In the modern workplace, we don't actually talk to each other as much as we used to. Communication now often takes place via email--a change that has brought with it both convenience and its own unique set of challenges. One obvious problem is that conversation via email eliminates all the vocal and visual clues (e.g., volume, body language, facial expression) we normally use to convey subtleties of meaning that aren't captured by the words themselves.
Sarcasm, exaggeration, and emotional tone can be completely lost, and misunderstandings are common. You can easily end up coming across in a way you never intended, and getting yourself in hot water with the email's recipient. Most of us know this only too well.
What you probably don't know is that there are subtle aspects of your emailing style that routinely influence the way your messages are perceived. Learn to identify your own style, and you can use that knowledge to your advantage.
As readers of email, we've all become adept over time--without even realizing it - at searching for clues to what a sender means beyond the words he or she uses. New research has identified three cues people use to make (largely unconscious) judgments about the sender's motivation, mood, and status.
Cue #1: Errors
Mistakes in your writing--either grammatical or typographical (e.g., misspelling)--leave the reader with a very distinct impression: you don't care. Errors are taken as a clear sign of apathy, and even disrespect. Sloppy emails leave people believing you can't be bothered to do it right. They are the written equivalent of unabashedly yawning in someone's face.
Tip: Unless you are actually trying to seem lazy, disrespectful or detached, errors are something you should go out of your way to avoid.
Cue # 2: First vs. Third Person Perspective
Compare the following sentences:
We decided at the meeting to postpone the sales event.
It was decided at the meeting that the sales event would be postponed.
The content of the two messages is exactly the same--only one is written in first person ("we") while the other is written in the more formal, less personal third person style. Research shows that people often make two assumptions about you when you opt for the latter style: that you are not an "equal," and that you are possibly a little ticked off.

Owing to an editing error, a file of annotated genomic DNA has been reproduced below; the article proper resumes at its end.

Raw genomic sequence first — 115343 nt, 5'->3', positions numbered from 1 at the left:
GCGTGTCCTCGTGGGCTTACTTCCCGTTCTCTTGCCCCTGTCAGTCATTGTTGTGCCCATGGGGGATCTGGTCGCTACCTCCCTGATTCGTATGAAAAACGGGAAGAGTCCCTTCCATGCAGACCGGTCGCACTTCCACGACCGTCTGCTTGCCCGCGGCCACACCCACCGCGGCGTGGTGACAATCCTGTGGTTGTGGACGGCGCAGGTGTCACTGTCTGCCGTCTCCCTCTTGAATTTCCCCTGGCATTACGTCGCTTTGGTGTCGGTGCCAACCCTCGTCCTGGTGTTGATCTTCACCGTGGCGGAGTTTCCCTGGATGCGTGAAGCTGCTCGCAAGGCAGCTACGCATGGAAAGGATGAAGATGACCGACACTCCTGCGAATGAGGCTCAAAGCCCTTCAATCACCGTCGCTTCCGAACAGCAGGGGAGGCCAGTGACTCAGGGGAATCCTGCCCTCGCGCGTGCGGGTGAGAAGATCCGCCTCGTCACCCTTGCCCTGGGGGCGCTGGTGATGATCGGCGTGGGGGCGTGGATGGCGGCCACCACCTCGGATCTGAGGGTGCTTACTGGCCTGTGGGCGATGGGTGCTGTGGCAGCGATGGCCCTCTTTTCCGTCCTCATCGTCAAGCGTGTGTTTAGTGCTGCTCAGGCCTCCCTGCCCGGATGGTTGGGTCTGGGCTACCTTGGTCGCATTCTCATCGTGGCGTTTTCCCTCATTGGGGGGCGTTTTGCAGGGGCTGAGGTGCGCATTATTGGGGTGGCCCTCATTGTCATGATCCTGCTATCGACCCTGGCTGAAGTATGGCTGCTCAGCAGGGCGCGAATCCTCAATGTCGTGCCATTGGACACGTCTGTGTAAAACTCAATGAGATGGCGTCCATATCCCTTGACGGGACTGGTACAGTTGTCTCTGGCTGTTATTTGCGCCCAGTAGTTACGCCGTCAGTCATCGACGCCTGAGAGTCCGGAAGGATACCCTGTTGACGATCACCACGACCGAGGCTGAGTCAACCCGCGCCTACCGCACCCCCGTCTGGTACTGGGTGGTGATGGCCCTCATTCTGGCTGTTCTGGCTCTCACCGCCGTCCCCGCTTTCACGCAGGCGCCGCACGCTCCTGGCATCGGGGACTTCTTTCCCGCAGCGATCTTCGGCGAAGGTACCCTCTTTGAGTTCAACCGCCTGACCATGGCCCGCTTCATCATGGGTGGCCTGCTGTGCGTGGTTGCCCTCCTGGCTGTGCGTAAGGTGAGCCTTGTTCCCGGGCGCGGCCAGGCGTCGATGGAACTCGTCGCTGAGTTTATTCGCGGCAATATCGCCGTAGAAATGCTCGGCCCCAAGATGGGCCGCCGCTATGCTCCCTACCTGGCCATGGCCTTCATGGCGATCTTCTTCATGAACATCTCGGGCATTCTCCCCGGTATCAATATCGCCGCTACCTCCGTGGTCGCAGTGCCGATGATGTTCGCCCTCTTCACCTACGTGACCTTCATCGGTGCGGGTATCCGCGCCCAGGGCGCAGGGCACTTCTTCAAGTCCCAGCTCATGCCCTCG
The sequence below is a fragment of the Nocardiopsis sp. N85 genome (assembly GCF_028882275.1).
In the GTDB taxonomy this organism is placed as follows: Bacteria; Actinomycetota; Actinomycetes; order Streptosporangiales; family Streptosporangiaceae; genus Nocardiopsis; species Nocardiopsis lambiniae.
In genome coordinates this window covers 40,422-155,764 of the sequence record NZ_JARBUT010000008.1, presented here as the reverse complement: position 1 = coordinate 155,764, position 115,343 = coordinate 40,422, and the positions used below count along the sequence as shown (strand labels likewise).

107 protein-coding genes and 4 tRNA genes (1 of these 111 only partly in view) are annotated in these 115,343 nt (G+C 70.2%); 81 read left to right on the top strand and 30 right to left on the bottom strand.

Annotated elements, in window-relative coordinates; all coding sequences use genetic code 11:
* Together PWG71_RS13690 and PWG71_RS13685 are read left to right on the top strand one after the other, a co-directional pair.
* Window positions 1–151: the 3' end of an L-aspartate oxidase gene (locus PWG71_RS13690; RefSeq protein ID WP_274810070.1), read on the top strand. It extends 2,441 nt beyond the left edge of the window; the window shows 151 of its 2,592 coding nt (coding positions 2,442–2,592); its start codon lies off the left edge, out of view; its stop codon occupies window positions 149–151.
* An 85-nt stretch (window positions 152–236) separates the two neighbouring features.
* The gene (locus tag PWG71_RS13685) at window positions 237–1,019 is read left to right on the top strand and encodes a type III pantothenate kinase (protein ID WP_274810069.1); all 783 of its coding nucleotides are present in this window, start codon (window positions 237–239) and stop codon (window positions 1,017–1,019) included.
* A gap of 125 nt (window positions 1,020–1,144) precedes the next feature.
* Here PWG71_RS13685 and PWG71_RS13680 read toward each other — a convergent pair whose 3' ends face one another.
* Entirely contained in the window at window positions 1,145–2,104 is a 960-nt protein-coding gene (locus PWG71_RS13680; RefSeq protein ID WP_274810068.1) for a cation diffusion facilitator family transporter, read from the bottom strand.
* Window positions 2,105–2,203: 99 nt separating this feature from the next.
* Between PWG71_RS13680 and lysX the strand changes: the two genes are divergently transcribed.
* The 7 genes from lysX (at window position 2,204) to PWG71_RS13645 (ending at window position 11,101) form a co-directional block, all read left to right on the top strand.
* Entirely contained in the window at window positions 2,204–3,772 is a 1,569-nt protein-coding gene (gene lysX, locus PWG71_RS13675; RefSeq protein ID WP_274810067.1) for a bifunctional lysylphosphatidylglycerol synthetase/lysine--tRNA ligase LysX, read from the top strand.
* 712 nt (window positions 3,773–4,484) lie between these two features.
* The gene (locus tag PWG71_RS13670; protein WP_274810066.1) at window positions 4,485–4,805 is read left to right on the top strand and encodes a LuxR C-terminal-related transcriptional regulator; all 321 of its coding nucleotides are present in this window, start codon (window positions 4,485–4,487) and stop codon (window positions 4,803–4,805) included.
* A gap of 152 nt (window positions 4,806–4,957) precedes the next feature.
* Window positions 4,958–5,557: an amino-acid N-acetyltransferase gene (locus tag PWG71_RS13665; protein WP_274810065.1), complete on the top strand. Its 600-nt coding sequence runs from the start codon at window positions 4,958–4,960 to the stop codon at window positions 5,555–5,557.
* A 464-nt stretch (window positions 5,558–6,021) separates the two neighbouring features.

Writing in the third person comes across as significantly more hostile than the friendlier, less formal first person. Third-person writing is also perceived to be more typical of a supervisor addressing a subordinate or vice versa--its formality suggests that either the sender or reader is in a position of power relative to the other.
Tip: If you want to send a subtle reminder to a subordinate about your authority, or just seem like you have more authority than you actually do, try keeping the "I," "we," and "us" out of your email message. This is also a good idea if you yourself are the subordinate--first person messages can seem less professional and respectful.
If, on the other hand, you are trying to put someone at ease (or assure them you are not angry), using "I" and "we" will probably do the trick.
Cue # 3: Exclamation Points!
Exclamation points in an email express much more than just your enthusiasm. Though you may not have intended it, they also tell the reader that you see them in a collegial, even chummy sort of way. Their informality and emotional emphasis suggests a relationship of friendship, rather than one of mere coworkers.
Tip: Using occasional exclamation points in emails may be a good strategy for making a difficult coworker more cooperative and generally well-disposed toward you. It's a subtle way of saying, "Hey, I think of us as friends."
To a supervisor, however, exclamation points may set a tone that seems overly familiar, and unprofessional. For your punctuation needs, stick to a simple period.